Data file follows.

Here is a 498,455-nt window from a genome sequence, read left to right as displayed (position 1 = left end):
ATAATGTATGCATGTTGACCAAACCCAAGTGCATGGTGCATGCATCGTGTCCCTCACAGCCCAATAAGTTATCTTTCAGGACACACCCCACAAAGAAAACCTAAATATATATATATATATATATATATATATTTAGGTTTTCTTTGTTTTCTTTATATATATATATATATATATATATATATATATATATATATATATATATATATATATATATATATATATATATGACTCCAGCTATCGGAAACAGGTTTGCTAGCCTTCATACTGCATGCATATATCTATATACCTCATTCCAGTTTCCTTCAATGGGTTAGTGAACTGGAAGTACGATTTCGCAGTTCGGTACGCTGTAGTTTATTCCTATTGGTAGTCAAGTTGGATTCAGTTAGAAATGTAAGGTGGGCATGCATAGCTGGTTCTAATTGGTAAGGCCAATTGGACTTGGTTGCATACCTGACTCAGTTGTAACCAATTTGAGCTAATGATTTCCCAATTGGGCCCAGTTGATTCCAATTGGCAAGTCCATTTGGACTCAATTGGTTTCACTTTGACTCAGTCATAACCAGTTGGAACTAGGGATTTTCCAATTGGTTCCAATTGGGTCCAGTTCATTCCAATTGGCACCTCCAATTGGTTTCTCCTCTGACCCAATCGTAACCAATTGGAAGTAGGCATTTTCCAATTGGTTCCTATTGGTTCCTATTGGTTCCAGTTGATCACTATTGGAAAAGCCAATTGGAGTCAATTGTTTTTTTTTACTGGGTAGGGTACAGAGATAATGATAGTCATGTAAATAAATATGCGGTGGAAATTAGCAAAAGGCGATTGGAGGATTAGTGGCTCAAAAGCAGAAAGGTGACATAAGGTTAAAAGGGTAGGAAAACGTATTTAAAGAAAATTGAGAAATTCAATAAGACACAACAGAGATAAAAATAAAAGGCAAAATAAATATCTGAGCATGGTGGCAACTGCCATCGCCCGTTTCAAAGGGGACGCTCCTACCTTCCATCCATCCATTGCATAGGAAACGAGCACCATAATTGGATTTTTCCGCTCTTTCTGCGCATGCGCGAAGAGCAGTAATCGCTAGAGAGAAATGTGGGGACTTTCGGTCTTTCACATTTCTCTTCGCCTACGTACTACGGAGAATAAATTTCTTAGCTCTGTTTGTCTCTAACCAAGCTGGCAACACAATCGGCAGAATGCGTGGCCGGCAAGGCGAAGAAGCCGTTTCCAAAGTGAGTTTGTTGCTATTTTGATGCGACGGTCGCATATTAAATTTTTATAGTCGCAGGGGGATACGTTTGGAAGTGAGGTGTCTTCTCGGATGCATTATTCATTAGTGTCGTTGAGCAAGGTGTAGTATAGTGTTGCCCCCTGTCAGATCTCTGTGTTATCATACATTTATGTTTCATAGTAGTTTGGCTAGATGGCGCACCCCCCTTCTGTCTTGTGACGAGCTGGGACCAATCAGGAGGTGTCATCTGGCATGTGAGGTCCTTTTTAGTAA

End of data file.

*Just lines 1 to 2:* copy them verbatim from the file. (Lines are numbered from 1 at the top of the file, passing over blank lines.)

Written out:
Here is a 498,455-nt window from a genome sequence, read left to right as displayed (position 1 = left end):
ATAATGTATGCATGTTGACCAAACCCAAGTGCATGGTGCATGCATCGTGTCCCTCACAGCCCAATAAGTTATCTTTCAGGACACACCCCACAAAGAAAACCTAAATATATATATATATATATATATATATATTTAGGTTTTCTTTGTTTTCTTTATATATATATATATATATATATATATATATATATATATATATATATATATATATATATATATATATATATATGACTCCAGCTATCGGAAACAGGTTTGCTAGCCTTCATACTGCATGCATATATCTATATACCTCATTCCAGTTTCCTTCAATGGGTTAGTGAACTGGAAGTACGATTTCGCAGTTCGGTACGCTGTAGTTTATTCCTATTGGTAGTCAAGTTGGATTCAGTTAGAAATGTAAGGTGGGCATGCATAGCTGGTTCTAATTGGTAAGGCCAATTGGACTTGGTTGCATACCTGACTCAGTTGTAACCAATTTGAGCTAATGATTTCCCAATTGGGCCCAGTTGATTCCAATTGGCAAGTCCATTTGGACTCAATTGGTTTCACTTTGACTCAGTCATAACCAGTTGGAACTAGGGATTTTCCAATTGGTTCCAATTGGGTCCAGTTCATTCCAATTGGCACCTCCAATTGGTTTCTCCTCTGACCCAATCGTAACCAATTGGAAGTAGGCATTTTCCAATTGGTTCCTATTGGTTCCTATTGGTTCCAGTTGATCACTATTGGAAAAGCCAATTGGAGTCAATTGTTTTTTTTTACTGGGTAGGGTACAGAGATAATGATAGTCATGTAAATAAATATGCGGTGGAAATTAGCAAAAGGCGATTGGAGGATTAGTGGCTCAAAAGCAGAAAGGTGACATAAGGTTAAAAGGGTAGGAAAACGTATTTAAAGAAAATTGAGAAATTCAATAAGACACAACAGAGATAAAAATAAAAGGCAAAATAAATATCTGAGCATGGTGGCAACTGCCATCGCCCGTTTCAAAGGGGACGCTCCTACCTTCCATCCATCCATTGCATAGGAAACGAGCACCATAATTGGATTTTTCCGCTCTTTCTGCGCATGCGCGAAGAGCAGTAATCGCTAGAGAGAAATGTGGGGACTTTCGGTCTTTCACATTTCTCTTCGCCTACGTACTACGGAGAATAAATTTCTTAGCTCTGTTTGTCTCTAACCAAGCTGGCAACACAATCGGCAGAATGCGTGGCCGGCAAGGCGAAGAAGCCGTTTCCAAAGTGAGTTTGTTGCTATTTTGATGCGACGGTCGCATATTAAATTTTTATAGTCGCAGGGGGATACGTTTGGAAGTGAGGTGTCTTCTCGGATGCATTATTCATTAGTGTCGTTGAGCAAGGTGTAGTATAGTGTTGCCCCCTGTCAGATCTCTGTGTTATCATACATTTATGTTTCATAGTAGTTTGGCTAGATGGCGCACCCCCCTTCTGTCTTGTGACGAGCTGGGACCAATCAGGAGGTGTCATCTGGCATGTGAGGTCCTTTTTAGTAA